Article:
The Psychology Of Color

The Psychology of Color

Color shouldn’t be taken for granted. The more you understand the psychology of color, how colors fall on the color wheel, how color harmony works and how color opposites play off each other, the better you’ll be able to use it in your photography. Warm tones such as yellow, red and orange provide the viewer with specific messages that are very different from photographs that contain mostly greens, blues and purples. Commensurate with these color family messages come circumstances where warm reds appear with cool blues and an additional understanding needs to be addressed to know how to integrate these families.

Open Photoshop and go to IMAGE > ADJUSTMENTS > COLOR BALANCE. Three sliders will appear. The top slider adjusts cyan and red in that they’re opposites. The middle slider adjusts magenta and green in that they’re opposites. The bottom slider adjusts yellow and blue in that they’re opposites. Cyan, magenta and yellow are subtractive colors. Red, green and blue are additive. Images that contain opposite colors produce impact. Think of fall-colored aspen leaves offset against a deep blue sky—the leaves pop off the page. Yellow and blue are opposites!

The Psychology of Color

Warm tones can be striking when they’re fully saturated. They can also appear in pastel tones yet still have striking appearances depending on what other colors appear in the photo. For instance, a muted set of taillights amidst a deep fog void of color will still jump off the image due to the soft gray fog. Let’s take a look at how each warm tone affects the mind and a photograph.

Reds: Red subjects are high on the list of many photographers. Red has striking qualities and it commands attention. This is one of the reasons stop signs are red. Their shape and color are universal and their meaning is obvious regardless of the sign’s language. Red is associated with many subjects—it can connote anger, love, warmth, passion, energy and more. When the color red appears in a photo, it’s hard to overlook. It’s this fact that makes red so important. If you include something red in a composition, be sure it has significance and fits the intent of the photograph. If it’s included yet lacks cohesiveness with other subject matter, viewers may be left wondering why the “red thing” is in the photo.

The Psychology of Color

Oranges: Orange has many characteristics of red, but in a less intense way. It still commands attention, but if you place a red subject next to an orange one, the eye will first go to the red and then immediately to the orange. Think about this scenario to show the power of orange: Two hikers walk a green forest trail in the middle of summer. One wears a sky blue t-shirt with green shorts. The other wears orange bike shorts and tank top. The person wearing the bike outfit will stand out much more prominently. Think about the power of orange. Traffic cones are made of orange so they can be seen. Prison outfits are orange for obvious reasons. Construction workers wear orange vests so motorists can spot them. If you want to be noticed, wear orange.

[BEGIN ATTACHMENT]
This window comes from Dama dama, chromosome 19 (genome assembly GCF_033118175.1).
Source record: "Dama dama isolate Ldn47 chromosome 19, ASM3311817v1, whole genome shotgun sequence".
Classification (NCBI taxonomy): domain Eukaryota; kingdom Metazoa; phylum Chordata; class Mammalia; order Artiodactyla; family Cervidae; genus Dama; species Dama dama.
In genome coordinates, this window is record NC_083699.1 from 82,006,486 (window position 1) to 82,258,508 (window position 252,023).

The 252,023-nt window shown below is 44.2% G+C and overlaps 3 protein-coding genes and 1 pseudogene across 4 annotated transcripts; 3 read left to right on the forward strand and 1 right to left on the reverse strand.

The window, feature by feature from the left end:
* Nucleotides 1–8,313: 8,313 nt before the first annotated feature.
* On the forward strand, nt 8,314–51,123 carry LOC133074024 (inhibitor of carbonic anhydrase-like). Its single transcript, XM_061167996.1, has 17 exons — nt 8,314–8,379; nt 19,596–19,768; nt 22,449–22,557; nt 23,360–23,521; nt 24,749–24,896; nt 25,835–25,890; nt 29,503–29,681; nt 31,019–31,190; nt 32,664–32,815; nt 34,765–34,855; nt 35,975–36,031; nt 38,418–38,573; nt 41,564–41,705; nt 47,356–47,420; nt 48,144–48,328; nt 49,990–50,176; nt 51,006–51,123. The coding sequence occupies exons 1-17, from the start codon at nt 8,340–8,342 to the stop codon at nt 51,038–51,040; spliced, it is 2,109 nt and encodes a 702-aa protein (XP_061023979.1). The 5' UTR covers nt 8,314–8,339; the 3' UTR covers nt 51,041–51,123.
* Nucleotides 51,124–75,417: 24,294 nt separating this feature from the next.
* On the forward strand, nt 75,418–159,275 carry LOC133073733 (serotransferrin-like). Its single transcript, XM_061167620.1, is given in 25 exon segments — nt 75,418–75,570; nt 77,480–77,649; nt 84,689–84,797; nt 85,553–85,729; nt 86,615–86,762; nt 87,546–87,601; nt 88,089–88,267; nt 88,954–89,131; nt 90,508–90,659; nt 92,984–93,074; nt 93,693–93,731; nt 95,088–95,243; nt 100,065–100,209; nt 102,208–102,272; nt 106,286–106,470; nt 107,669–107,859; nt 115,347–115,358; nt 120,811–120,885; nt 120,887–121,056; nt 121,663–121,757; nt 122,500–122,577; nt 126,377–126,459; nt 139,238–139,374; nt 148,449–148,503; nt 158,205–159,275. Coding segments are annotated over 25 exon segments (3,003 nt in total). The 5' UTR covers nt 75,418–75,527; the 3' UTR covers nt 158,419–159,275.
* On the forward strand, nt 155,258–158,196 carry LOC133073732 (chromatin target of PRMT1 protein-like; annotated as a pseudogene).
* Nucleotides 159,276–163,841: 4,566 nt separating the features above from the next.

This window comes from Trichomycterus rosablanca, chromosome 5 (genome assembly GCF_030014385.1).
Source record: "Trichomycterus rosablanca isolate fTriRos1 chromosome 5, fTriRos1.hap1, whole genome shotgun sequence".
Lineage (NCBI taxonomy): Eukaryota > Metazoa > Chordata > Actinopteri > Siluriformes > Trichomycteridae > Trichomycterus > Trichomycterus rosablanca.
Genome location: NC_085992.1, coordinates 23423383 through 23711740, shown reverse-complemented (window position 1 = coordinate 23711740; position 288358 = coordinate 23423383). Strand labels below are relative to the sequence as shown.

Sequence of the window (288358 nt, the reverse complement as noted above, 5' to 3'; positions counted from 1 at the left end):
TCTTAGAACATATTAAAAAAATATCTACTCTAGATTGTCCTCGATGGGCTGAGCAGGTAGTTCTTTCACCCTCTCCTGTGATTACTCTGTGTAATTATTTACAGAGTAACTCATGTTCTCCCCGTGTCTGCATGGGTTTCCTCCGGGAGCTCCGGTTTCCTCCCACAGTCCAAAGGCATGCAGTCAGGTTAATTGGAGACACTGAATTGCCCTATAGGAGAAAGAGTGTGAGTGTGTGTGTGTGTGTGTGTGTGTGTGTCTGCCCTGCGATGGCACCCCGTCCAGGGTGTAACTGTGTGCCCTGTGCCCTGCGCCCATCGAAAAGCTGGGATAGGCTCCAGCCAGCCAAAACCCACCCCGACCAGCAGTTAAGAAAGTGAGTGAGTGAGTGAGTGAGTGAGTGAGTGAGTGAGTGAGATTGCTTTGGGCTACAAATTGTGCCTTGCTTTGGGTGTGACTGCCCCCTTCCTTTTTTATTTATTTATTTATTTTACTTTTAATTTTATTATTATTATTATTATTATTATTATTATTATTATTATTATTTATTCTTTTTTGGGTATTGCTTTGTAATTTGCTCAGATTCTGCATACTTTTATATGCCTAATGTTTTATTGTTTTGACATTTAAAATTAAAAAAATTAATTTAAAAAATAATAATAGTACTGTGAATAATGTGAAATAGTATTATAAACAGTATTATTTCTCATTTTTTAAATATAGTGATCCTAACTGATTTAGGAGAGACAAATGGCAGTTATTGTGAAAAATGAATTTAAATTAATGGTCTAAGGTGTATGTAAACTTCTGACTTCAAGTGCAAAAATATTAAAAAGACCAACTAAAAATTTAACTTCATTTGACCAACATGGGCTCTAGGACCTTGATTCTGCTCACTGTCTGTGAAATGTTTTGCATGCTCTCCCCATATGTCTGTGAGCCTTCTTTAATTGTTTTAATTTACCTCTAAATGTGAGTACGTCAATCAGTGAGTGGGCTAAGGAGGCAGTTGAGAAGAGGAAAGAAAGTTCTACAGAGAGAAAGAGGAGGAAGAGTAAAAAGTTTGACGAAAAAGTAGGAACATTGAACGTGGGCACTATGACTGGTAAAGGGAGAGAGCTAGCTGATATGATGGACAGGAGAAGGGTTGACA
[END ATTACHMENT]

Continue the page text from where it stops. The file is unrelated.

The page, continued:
Yellows: Yellow is synonymous with openness, cheer, rebirth and friendliness. Think about spring and summer—yellow flowers bring new life and warmth. Yellow is also an attention getter—think about traffic signs such as YIELD and WARNING. On a traffic light, it also signals caution. Yellow is often used in advertisements as an attention getter. Don’t take color for granted—use it to your advantage!

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Photography is what motivates me to move through life in a positive way. Photography is ͞All About The Light͟ and it’s the first thing I seek out before I press the shutter. Optimally, I pursue great subjects in great light, but if there’s an ordinary subject in great light, I still press the shutter. I love to share the photographic knowledge I’ve accumulated and I hope my enthusiasm is contagious so I can motivate others to feel the same way I do about my photography.


    A lot of shots today looked ‘photoshopped’, so the reds, oranges, etc have a disney look to them, seemingly to grab attention for the reasons you detail; I have mixed opinions about it. What do you think and should photographers reveal this if appropriate?

    Deborah – being a nature photographer, I whole heartedly agree with you. I sometimes bring up the “Vibrance” a bit. Rarely do I touch the Saturation slider – I’ve seen lots of garish results when the saturation slider is over used. My business tag line is, “It’s All About The Light.” With this in mind, I use the intensity, angle and drama of light to rely on colors. Hope this helps.

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